- September 25, 2019, Forbes
Earlier this week, Stanford University sociologist Sean Reardon and some colleagues released a report using massive amounts of test-score data to investigate the effects of modern-day racial segregation. After Southern schools were desegregated in the wake of Brown v. Board of Education in 1954, test-score gaps between black and white students decreased. But with the decline of court-ordered integration, racial segregation in schools returned and has remained at high levels since the 1980s. The question the study set out to investigate is: does racial segregation still matter?
The answer, Reardon and his colleagues say, is yes. School systems that are more segregated have larger achievement gaps, and “their gaps grow faster during elementary and middle schools than in less segregated ones.” But it’s not because of race per se. The real problem, the researchers conclude, is poverty.
- September 24, 2019
- September 23, 2019
Here’s a tale of three cities: Atlanta, New York and Detroit.
In all three cities, there is a high degree of racial segregation in the schools. White students go to schools with relatively few black and Hispanic students. Black and Hispanic students attend schools that don’t have many white students. When Sean Reardon, a sociologist at Stanford University, measures the racial isolation in a quantitative way, he finds that the schools in the three cities are “equally racially segregated.”
But the poverty rates in the schools are very different. In Atlanta, blacks students go to schools with very high poverty rates. The students in these schools tend to come from families whose income is low enough that the children qualify for free or reduced priced lunches, a federal measure of poverty. The white students in Atlanta tend to go to schools with very low poverty rates. In New York City, Reardon finds the same pattern but not to the same extreme. Meanwhile, in Detroit, this pattern isn’t true at all. White and black students attend different schools, but the poverty levels are high in both white and black schools.
- September 23, 2019
“Racial segregation appears to be harmful because it concentrates minority students in high-poverty schools, which are, on average, less effective than lower-poverty schools,” concluded the paper by academics, led by Sean F. Reardon, professor of poverty and inequality in education and senior fellow at the Stanford Institute for Economic Policy Research.
The study examined scores from hundreds of millions of tests over the last decade by students in thousands of school districts. Researchers found a “very strong link” between racial school segregation and academic achievement gaps. Every school district with “even moderately high” segregation had a large achievement gap, they found.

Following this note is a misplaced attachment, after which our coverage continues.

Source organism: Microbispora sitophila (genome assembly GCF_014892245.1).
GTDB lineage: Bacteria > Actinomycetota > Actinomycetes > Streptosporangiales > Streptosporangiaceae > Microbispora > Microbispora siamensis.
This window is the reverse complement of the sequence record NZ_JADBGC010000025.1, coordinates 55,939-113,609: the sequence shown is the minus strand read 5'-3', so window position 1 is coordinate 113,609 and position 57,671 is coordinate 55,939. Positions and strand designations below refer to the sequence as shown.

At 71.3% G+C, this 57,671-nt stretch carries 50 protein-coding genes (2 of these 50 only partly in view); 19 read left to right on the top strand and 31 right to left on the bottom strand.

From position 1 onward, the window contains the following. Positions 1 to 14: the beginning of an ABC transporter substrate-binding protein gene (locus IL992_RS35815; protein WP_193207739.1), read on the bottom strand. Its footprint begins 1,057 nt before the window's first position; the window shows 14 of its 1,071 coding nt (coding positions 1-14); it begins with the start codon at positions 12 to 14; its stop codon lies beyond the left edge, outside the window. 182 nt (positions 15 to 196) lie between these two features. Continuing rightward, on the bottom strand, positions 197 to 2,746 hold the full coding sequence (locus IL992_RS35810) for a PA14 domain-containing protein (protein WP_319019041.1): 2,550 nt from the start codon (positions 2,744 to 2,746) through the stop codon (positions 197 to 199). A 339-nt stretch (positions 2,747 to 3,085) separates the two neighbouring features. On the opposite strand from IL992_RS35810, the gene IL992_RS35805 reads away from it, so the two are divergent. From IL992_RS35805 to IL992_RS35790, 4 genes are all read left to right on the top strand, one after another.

- School poverty – not racial composition – limits educational opportunity, according to new research at StanfordSeptember 23, 2019
Fifty years ago, communities across America began efforts to make school districts more racially integrated, believing it would ease racial disparities in students’ educational opportunities. But new evidence shows that while racial segregation within a district is a very strong predictor of achievement gaps, school poverty – not the racial composition of schools – accounts for this effect.
In other words, racial segregation remains a major source of educational inequality, but this is because racial segregation almost always concentrates black and Hispanic students in high-poverty schools, according to new research led by Sean Reardon, a professor at Stanford Graduate School of Education (GSE).
“The only school districts in the U.S. where racial achievement gaps are even moderately small are those where there is little or no segregation. Every moderately or highly segregated district has large racial achievement gaps,” said Reardon, the Professor of Poverty and Inequality at Stanford GSE. “But it’s not the racial composition of the schools that matters. What matters is when black or Hispanic students are concentrated in high-poverty schools in a district.”
- September 17, 2019
The study’s author, Francis Pearman of Stanford University, attributes the positive effects on children in lower-income communities to the fact that those in the control group had fewer options for child care or preschool and were “overexposed” to risk factors that could include being exposed to violence, a lack of stable housing, unemployment and “weakened family units.”
- The Great Recession set millennials back. A decade later, they haven’t recovered. Here’s what’s going onSeptember 12, 2019
Stanford education professor Eric Bettinger has shown that one easy way to boost college attendance or planning for postsecondary education is to simplify the complex processes surrounding financial aid and college savings funds. In particular, he has found that:
- High school seniors whose families received help completing the Free Application for Federal Student Aid (FAFSA) and information about tuition costs for local universities were more likely to complete two years of college. (Data was collected three years after the assistance was provided.)
- Parents who received information about tax-advantaged 529 college savings plans and the required opening deposit of $50 were 22 percent more likely to open an account and 7 percent more likely to enroll in automatic monthly contributions.